The Economist Intelligence Unit (EIU) today releases their Risk Outlook 2024 which provides a look at the economic, political and geopolitical risks facing the global operating environment, with in-depth expert risk analysis.
EIU’s operational risk scenarios evaluate the events that could have a severe impact on its core economic and geopolitical forecasts, challenging the operations of businesses worldwide. In 2023 resilience among consumers and a gradual fall in inflation reassured uneasy investors and supported modest global growth. We expect stable, but unspectacular, global growth to continue into 2024 as economic uncertainty recedes and major central banks begin to lower policy rates in the second half of the year. This white paper explores how geopolitical tensions, the advent of new technologies and persistent environmental threats could upset the outlook for 2024.
Scenario one: monetary policy tightening extends deep into 2024, leading to a global recession and financial volatility
Moderate probability; High impact
Since early 2022 major central banks have responded to high inflation by raising interest rates and
starting to reduce the size of their balance sheets. As a disinflation trend has been established, our baseline forecasts assume that monetary policy tightening has now ended. However, there is a moderate risk that inflation will re-accelerate in 2024, driven by firm global demand (as labour markets remain tight and workers retain bargaining power) and an upswing in key commodity prices due to supply shortages. That could push central banks to keep tightening well into next year, raising interest rates to levels that would be likely to lead to a much more significant slump in consumer and investment demand. In emerging markets, higher than expected interest rates could also cause extreme currency depreciations, further increasing inflation and weighing on growth. Meanwhile in major developed countries, the reduction of central banks’ balance sheets could result in a sharp sell-off in the sovereign bond market and increase risk premiums in 2024, especially in highly indebted European economies. This could lead to a widespread asset-price crash, prompting a global recession.
Scenario two: a green technology subsidy race becomes a global trade war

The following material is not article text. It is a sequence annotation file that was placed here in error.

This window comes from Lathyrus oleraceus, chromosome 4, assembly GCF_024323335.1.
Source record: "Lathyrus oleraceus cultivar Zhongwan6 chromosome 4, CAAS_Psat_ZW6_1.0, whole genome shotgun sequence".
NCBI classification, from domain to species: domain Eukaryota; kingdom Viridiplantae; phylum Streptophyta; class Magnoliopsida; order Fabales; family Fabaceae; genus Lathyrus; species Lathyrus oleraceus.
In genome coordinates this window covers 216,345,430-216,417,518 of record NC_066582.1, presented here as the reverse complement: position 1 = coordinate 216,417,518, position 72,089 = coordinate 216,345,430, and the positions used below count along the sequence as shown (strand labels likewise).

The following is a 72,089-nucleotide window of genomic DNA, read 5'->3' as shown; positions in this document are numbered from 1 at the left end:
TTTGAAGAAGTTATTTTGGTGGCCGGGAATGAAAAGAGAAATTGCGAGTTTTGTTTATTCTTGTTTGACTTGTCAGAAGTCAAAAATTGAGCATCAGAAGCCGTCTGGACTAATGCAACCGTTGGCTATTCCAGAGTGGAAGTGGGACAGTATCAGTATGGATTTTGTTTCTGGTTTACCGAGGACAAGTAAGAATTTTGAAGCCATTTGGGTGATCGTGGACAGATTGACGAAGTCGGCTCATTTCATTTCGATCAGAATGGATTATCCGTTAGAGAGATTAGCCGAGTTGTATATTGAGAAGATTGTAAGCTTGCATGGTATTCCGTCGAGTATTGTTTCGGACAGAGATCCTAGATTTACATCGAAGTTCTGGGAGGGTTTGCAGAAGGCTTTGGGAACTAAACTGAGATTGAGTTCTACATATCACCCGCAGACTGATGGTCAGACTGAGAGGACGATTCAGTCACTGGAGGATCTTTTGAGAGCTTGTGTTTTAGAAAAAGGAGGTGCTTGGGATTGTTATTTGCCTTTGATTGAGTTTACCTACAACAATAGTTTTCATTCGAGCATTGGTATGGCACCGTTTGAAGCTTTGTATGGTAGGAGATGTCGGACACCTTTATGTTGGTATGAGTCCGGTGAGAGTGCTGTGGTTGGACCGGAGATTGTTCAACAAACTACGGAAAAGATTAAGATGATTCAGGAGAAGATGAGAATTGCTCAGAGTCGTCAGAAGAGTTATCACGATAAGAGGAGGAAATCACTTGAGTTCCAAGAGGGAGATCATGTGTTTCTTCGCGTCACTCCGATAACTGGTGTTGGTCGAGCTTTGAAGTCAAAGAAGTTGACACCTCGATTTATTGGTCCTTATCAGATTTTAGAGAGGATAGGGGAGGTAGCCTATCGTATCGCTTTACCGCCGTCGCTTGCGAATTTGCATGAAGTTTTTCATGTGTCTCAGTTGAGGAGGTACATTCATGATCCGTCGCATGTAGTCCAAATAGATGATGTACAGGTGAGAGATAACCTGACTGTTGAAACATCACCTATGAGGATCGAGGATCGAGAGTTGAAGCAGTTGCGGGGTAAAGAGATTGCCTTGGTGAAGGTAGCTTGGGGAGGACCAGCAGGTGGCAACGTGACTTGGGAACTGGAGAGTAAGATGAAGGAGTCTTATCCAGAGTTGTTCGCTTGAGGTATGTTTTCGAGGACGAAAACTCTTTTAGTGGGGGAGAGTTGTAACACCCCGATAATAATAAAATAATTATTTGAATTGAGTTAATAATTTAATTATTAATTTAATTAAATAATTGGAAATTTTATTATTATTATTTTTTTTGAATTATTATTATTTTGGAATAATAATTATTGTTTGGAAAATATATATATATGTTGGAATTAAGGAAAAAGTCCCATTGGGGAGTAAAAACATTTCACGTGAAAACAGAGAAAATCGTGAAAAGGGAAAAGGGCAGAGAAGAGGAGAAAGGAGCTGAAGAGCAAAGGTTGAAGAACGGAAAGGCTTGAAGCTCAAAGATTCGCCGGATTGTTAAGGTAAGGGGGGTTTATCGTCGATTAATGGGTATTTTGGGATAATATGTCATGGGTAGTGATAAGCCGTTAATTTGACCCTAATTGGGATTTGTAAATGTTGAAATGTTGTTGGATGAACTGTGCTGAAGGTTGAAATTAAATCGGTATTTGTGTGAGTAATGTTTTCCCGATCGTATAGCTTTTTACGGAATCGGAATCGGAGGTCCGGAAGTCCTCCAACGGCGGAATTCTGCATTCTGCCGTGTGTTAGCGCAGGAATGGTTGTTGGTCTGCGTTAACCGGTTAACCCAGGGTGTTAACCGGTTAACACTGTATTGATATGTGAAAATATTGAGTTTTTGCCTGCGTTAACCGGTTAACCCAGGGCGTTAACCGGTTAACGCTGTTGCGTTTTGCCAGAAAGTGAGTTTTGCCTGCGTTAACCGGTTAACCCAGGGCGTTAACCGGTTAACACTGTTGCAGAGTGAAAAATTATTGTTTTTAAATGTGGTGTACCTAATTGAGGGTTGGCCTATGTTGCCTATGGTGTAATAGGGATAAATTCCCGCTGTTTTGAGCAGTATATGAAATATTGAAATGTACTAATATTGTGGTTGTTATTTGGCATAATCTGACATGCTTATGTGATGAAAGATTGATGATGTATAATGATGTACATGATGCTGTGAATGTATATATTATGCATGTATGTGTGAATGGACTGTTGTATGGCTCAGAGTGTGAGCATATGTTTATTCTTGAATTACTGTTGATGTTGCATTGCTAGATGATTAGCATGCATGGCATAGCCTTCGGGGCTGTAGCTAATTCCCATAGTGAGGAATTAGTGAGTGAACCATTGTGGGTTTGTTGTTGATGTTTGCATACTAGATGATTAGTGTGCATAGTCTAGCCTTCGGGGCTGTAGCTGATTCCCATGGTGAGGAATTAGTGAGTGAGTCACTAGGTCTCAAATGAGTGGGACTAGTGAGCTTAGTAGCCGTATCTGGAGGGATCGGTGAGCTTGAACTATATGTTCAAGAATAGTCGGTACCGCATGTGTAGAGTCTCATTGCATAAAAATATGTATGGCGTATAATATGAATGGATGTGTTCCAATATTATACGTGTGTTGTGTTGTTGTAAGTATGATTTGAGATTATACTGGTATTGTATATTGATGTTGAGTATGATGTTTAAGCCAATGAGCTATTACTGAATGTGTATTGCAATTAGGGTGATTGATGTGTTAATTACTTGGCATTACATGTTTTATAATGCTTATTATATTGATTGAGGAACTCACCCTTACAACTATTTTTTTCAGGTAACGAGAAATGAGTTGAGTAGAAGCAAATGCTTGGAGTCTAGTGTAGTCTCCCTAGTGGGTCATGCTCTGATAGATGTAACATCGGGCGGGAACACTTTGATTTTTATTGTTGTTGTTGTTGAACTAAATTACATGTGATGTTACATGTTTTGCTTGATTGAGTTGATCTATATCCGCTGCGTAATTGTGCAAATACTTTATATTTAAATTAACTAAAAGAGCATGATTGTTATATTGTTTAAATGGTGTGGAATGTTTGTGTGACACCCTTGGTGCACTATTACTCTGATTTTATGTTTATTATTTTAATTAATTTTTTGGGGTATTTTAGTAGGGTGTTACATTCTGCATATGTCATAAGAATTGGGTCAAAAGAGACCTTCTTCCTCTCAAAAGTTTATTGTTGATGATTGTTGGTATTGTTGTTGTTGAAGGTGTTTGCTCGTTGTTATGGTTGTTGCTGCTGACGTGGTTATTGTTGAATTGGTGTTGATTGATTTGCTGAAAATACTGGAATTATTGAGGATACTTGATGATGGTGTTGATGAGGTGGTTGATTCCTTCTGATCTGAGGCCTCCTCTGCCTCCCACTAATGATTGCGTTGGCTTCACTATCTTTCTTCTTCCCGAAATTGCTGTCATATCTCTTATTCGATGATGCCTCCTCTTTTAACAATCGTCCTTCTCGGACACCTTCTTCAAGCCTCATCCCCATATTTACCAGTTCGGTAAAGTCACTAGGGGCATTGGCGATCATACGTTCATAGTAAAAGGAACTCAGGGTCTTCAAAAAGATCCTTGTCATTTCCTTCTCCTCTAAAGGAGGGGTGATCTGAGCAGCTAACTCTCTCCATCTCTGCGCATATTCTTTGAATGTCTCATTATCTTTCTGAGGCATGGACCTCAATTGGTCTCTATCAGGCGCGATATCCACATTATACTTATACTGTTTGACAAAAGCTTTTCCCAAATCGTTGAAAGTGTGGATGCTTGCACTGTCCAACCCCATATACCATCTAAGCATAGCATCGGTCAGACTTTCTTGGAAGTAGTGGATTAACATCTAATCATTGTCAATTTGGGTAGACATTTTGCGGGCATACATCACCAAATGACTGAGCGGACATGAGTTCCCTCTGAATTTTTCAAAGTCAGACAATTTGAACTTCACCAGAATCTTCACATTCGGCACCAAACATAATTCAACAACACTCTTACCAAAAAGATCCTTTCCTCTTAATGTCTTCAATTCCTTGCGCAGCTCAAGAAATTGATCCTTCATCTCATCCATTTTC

Moderate probability; High impact
Western economies are rolling out generous incentives for businesses to invest in clean energy technologies by boosting domestic industrial capacity and enabling greater competition with China, which is the leader in the production of many green technologies. These initiatives also aim to accelerate countries’ transition towards achieving net-zero greenhouse gas emissions, but most incentives include strict sourcing requirements for components (notably in the US). These requirements have already spurred tensions between the EU and the US, and will probably raise the cost of inputs and subsequently the green technologies themselves. If relations with China experience a severe downturn (including in relation to strengthening China-Russia ties or deepening concerns over China’s state-driven industrial policy), Western economies could increase existing tariffs on Chinese imports or accelerate decisions on pending investigations into anti-dumping and state subsidy charges, further fueling price growth. China would retaliate, possibly by blocking exports of raw materials that are critical to the green transition agenda such as rare earths, making decarbonisation efforts more expensive for developed markets. These costs would force economies to consider returning to carbon-based technologies, limit support from Western countries to fund emerging markets’ energy transition and delay timelines for achieving net-zero emissions.
Scenario three: extreme weather events caused by climate change disrupt global supply chains
High probability; Moderate impact
Climate change models point to increased frequency of extreme weather events. So far these have been sporadic and in different parts of the world, but they could start to happen in a more synchronised manner. Severe droughts and heatwaves have already weighed on crop yields, and the return of El Niño could exacerbate weather events and lead to record-high global temperatures in 2024. These disruptions, combined with geopolitical factors such as the collapse of a grain export deal between Russia and Ukraine, could put higher than expected operational stress on commodity- dependent industries, including agriculture, mining and manufacturing. If extreme weather events have a significant impact on production, this could lead to shortages, straining global supply chains and once again adding to upward inflationary pressures. These costs would probably spill over to households, exacerbating concerns about the cost of living and food security. Food shortages in some parts of the world could lead to mass migration, or even war, triggering severe political impacts in those countries that could ripple through to others.